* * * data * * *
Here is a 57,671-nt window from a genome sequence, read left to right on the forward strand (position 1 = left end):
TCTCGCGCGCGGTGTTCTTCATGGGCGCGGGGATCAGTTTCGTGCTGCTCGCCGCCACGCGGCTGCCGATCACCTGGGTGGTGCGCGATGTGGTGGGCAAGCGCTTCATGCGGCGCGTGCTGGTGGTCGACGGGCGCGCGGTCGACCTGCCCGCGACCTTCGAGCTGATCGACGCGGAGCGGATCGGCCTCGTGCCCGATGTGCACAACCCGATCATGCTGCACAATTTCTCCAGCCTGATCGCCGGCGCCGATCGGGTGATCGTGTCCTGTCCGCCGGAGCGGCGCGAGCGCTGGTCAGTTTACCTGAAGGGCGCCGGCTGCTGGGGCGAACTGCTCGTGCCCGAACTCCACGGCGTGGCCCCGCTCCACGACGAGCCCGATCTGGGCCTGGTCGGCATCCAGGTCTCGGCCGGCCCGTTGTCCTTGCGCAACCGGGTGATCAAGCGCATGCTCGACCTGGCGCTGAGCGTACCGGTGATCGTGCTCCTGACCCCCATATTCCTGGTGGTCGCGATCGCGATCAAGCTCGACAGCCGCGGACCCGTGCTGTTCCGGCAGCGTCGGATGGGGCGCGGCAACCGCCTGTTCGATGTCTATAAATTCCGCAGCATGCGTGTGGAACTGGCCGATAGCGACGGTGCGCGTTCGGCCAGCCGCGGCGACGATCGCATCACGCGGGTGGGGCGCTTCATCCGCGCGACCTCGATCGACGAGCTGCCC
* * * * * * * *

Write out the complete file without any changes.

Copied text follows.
Here is a 57,671-nt window from a genome sequence, read left to right on the forward strand (position 1 = left end):
TCTCGCGCGCGGTGTTCTTCATGGGCGCGGGGATCAGTTTCGTGCTGCTCGCCGCCACGCGGCTGCCGATCACCTGGGTGGTGCGCGATGTGGTGGGCAAGCGCTTCATGCGGCGCGTGCTGGTGGTCGACGGGCGCGCGGTCGACCTGCCCGCGACCTTCGAGCTGATCGACGCGGAGCGGATCGGCCTCGTGCCCGATGTGCACAACCCGATCATGCTGCACAATTTCTCCAGCCTGATCGCCGGCGCCGATCGGGTGATCGTGTCCTGTCCGCCGGAGCGGCGCGAGCGCTGGTCAGTTTACCTGAAGGGCGCCGGCTGCTGGGGCGAACTGCTCGTGCCCGAACTCCACGGCGTGGCCCCGCTCCACGACGAGCCCGATCTGGGCCTGGTCGGCATCCAGGTCTCGGCCGGCCCGTTGTCCTTGCGCAACCGGGTGATCAAGCGCATGCTCGACCTGGCGCTGAGCGTACCGGTGATCGTGCTCCTGACCCCCATATTCCTGGTGGTCGCGATCGCGATCAAGCTCGACAGCCGCGGACCCGTGCTGTTCCGGCAGCGTCGGATGGGGCGCGGCAACCGCCTGTTCGATGTCTATAAATTCCGCAGCATGCGTGTGGAACTGGCCGATAGCGACGGTGCGCGTTCGGCCAGCCGCGGCGACGATCGCATCACGCGGGTGGGGCGCTTCATCCGCGCGACCTCGATCGACGAGCTGCCC